Panasonic Lumix S 28-200mm F4-7.1 Macro OIS: Performance

  • Just 14.6oz / 413g
  • Impressive closeup photography ability with up to 0.5x magnification 
  • Moderate flare and ghosting

Panasonic has been clever here: by offering what could be described as an unimpressive aperture range, f/4-7.1, it has allowed the lens to not only be compact, but also sharp and free of most image quality issues. 

Professional photographers know that prime lenses are almost always sharper than zooms. However, their f/1.4 or f/1.8 apertures also cause chromatic aberration and fringing, as well as softness in the corners that is expensive to correct for. These are a non-issue with the 28-200mm, as the aperture range allows the lens to remain sharp from corner to corner, with no chromatic aberration or unwanted rendering elements that I could find.

Panasonic Lumix S 28-200mm travel lens in the hand with leafy background and light rain

(Image credit: Future | Tim Coleman)

The fact that this lens also offers macro capabilities is remarkable, and I was pretty stunned to see how close I could get to a subject while still being able to focus. At 28mm, I could capture something just 1.2in / 3cm away from the front element, which created sharp images with wonderfully soft out-of-focus areas.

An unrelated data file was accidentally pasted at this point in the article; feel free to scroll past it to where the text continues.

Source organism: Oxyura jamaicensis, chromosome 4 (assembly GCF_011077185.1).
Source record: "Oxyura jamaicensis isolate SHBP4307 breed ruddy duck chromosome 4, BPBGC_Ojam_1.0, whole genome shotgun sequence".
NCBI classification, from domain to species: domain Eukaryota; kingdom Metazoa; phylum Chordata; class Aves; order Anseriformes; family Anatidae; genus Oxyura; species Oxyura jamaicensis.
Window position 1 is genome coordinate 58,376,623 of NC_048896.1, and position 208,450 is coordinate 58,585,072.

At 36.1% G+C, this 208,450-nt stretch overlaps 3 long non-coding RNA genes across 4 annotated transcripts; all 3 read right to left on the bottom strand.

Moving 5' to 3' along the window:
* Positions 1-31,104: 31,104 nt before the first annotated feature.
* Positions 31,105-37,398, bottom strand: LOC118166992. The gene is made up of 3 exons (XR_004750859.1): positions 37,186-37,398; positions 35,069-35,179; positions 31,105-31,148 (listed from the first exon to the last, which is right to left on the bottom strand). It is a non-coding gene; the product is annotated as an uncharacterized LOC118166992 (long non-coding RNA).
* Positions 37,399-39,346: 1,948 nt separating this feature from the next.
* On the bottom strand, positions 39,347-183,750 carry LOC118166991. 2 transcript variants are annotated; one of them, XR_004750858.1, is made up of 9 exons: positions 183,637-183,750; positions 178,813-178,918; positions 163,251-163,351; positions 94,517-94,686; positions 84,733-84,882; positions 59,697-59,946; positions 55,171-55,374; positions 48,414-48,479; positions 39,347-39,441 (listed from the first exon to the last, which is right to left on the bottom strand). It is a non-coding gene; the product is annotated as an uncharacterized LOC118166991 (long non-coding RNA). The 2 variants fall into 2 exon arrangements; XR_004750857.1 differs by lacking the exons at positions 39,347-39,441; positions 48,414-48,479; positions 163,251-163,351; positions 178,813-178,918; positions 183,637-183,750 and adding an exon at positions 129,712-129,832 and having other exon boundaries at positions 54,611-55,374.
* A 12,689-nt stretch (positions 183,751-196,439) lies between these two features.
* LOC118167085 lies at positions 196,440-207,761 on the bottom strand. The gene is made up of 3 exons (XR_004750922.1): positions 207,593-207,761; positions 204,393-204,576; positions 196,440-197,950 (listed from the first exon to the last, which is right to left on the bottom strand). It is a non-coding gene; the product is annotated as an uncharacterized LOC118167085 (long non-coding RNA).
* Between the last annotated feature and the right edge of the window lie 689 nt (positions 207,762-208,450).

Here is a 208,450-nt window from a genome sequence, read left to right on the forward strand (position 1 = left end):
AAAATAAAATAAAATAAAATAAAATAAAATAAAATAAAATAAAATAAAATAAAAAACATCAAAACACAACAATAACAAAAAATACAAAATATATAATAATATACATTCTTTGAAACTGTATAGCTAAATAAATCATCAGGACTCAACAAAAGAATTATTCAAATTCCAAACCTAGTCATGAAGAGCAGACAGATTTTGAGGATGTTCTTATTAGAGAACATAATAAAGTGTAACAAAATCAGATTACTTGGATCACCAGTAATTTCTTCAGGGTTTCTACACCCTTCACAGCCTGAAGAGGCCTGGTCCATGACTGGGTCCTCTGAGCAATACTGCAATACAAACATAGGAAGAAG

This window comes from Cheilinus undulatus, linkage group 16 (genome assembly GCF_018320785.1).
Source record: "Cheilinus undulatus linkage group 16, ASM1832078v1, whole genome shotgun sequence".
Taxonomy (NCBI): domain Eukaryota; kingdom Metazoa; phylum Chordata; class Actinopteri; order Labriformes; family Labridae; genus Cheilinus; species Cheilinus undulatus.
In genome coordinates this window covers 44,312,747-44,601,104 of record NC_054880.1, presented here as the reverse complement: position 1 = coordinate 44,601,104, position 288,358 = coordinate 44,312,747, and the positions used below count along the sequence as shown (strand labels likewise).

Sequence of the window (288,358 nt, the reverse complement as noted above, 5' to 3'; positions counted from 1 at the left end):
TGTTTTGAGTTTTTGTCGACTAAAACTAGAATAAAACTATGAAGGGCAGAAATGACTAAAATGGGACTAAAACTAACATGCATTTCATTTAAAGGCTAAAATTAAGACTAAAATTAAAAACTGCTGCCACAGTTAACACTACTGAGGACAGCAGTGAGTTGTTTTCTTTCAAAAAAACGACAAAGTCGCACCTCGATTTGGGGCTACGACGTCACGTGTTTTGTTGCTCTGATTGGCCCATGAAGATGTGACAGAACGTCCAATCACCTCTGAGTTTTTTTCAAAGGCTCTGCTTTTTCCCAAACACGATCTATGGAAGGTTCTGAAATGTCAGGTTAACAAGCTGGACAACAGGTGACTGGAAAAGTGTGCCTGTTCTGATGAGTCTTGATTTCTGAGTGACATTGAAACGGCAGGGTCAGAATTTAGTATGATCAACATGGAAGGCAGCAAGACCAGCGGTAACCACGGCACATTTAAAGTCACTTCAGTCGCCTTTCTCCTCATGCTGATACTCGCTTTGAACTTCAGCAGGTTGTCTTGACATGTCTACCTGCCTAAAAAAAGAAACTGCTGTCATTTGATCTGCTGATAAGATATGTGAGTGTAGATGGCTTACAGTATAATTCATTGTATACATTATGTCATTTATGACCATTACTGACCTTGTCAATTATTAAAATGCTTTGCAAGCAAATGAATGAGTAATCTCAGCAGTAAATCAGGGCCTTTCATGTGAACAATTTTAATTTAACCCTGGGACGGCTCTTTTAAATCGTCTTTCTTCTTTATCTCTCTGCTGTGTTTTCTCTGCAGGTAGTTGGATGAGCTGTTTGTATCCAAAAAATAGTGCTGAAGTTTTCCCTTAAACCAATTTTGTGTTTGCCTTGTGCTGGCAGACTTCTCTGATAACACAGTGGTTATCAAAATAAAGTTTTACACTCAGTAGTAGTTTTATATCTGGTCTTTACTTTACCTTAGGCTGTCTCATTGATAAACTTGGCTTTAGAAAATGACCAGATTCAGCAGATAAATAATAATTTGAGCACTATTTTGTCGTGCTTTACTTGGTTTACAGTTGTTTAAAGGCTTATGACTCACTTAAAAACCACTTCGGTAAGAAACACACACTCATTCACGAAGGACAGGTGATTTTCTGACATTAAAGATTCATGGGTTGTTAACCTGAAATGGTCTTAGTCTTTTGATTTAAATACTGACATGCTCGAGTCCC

Of course this won’t be the lens for serious macro photographers who need the reproduction ratio of lenses like the Panasonic S 100mm F2.8, but it is a great added feature for those who want one lens to cover all their bases.

Autofocus speed and accuracy has been one of the key upgrades to the newer Panasonic line of cameras, and this lens doesn’t let down the team here either. Although it uses a linear motor, instead of the smoother stepping motors found in some of Panasonic’s other lenses, it snaps to the subject quickly and holds focus very well when zooming in and out.

I did have a few issues with unpleasant flaring and ghosting when shooting into the sun, which is common in super-zooms, so I would make sure to use the included lens hood when in those situations.

Panasonic Lumix S 28-200mm F4-7.1 Macro OIS: sample images

Should I buy the Panasonic Lumix S 28-200mm F4-7.1 Macro OIS?

Buy it if...

You are looking for an affordable entry point to the L-Mount system
The 28-200mm is ideal if you are going on a trip and want to capture everything, without having to drop thousands on lenses you may or may not use afterwards. This is also a great lens for newer photographers who want to experience working with lots of different focal lengths before investing in their first prime lens

You are looking for something dust and weather resistant